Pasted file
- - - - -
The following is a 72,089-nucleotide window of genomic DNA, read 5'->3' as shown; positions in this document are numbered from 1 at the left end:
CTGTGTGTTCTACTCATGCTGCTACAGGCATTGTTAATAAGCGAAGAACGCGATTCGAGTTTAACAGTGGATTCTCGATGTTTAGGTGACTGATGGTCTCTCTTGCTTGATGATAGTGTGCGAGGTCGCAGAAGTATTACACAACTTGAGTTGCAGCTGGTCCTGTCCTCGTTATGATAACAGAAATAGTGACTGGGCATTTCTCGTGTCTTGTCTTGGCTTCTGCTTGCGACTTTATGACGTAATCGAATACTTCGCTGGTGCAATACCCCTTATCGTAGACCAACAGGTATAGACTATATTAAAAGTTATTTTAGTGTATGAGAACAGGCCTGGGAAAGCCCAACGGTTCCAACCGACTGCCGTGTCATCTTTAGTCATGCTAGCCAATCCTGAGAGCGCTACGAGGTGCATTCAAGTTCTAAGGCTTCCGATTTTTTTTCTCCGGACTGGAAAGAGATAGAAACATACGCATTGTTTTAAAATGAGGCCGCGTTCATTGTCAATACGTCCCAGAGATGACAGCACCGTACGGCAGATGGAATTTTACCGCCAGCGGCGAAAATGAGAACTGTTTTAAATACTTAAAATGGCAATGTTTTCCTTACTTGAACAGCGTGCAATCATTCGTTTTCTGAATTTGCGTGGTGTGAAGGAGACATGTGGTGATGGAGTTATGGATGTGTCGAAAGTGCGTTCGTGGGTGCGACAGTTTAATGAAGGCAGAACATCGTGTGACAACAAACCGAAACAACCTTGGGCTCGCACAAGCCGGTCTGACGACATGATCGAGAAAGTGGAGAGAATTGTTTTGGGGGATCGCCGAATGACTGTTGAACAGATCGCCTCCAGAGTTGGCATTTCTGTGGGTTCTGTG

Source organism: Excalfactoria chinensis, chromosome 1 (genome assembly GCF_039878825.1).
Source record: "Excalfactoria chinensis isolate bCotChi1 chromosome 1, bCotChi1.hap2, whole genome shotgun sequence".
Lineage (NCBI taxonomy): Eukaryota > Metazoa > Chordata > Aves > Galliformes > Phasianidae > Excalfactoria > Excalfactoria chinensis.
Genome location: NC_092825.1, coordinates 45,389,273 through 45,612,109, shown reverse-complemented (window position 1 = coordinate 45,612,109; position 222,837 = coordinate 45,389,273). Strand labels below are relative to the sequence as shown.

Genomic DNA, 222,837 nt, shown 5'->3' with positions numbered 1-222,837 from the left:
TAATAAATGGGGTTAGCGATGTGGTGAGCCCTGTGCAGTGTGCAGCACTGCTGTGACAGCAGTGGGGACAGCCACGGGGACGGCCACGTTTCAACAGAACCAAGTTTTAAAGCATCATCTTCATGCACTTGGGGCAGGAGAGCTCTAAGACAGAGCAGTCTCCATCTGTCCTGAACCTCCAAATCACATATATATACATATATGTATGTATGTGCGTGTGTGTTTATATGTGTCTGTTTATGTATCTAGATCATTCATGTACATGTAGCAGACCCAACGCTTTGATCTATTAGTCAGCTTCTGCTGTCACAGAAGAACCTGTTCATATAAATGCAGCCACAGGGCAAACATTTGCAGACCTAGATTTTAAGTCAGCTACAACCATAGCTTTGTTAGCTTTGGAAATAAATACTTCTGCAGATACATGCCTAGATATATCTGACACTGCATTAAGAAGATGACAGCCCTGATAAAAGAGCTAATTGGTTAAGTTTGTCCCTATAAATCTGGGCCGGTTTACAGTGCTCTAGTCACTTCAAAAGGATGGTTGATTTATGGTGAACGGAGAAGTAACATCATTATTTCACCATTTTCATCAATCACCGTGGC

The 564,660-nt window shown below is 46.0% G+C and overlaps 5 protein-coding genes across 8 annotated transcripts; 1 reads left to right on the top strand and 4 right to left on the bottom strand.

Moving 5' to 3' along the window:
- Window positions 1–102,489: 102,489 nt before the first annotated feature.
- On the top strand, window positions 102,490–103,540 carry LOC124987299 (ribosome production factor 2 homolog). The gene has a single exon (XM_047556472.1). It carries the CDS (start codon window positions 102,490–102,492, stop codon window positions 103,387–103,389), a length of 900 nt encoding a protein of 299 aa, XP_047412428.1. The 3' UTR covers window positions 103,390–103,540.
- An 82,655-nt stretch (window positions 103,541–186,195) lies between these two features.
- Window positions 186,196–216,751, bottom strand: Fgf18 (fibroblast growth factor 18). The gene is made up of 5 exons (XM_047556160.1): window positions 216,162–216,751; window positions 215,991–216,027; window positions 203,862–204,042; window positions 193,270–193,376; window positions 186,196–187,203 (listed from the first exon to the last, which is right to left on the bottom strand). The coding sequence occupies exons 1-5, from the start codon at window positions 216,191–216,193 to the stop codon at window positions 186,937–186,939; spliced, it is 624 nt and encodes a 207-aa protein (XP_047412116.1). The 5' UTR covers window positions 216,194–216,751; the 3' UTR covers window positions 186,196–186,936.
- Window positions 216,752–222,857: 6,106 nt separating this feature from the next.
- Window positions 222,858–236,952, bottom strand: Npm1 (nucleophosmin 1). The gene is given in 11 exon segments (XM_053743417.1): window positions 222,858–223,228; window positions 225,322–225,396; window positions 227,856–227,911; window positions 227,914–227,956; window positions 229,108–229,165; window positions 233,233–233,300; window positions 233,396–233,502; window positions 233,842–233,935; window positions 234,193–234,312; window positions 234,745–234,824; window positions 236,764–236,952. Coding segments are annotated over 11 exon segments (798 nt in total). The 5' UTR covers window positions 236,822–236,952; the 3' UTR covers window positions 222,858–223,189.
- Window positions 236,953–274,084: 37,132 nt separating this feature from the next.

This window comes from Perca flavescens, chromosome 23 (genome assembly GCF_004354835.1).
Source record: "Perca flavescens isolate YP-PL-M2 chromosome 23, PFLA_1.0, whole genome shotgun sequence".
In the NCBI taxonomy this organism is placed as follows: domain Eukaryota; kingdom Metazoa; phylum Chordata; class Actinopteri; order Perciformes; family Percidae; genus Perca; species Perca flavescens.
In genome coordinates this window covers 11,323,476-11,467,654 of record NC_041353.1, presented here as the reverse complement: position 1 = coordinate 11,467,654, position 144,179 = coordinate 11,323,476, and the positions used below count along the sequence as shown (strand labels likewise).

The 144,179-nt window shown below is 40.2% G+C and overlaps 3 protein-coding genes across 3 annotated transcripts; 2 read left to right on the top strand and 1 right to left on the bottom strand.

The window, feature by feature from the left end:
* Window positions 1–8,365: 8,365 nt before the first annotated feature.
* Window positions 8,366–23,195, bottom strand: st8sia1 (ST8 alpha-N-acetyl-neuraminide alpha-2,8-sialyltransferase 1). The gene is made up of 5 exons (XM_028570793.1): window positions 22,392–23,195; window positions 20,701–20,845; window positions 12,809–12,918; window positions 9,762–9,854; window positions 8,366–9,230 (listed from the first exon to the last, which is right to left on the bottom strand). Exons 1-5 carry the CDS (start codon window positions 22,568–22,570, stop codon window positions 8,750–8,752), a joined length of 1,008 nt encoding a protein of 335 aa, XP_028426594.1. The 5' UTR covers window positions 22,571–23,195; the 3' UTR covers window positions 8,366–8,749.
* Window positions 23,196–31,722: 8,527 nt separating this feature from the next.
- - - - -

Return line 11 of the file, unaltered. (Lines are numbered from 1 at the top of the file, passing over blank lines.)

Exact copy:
- Window positions 1–102,489: 102,489 nt before the first annotated feature.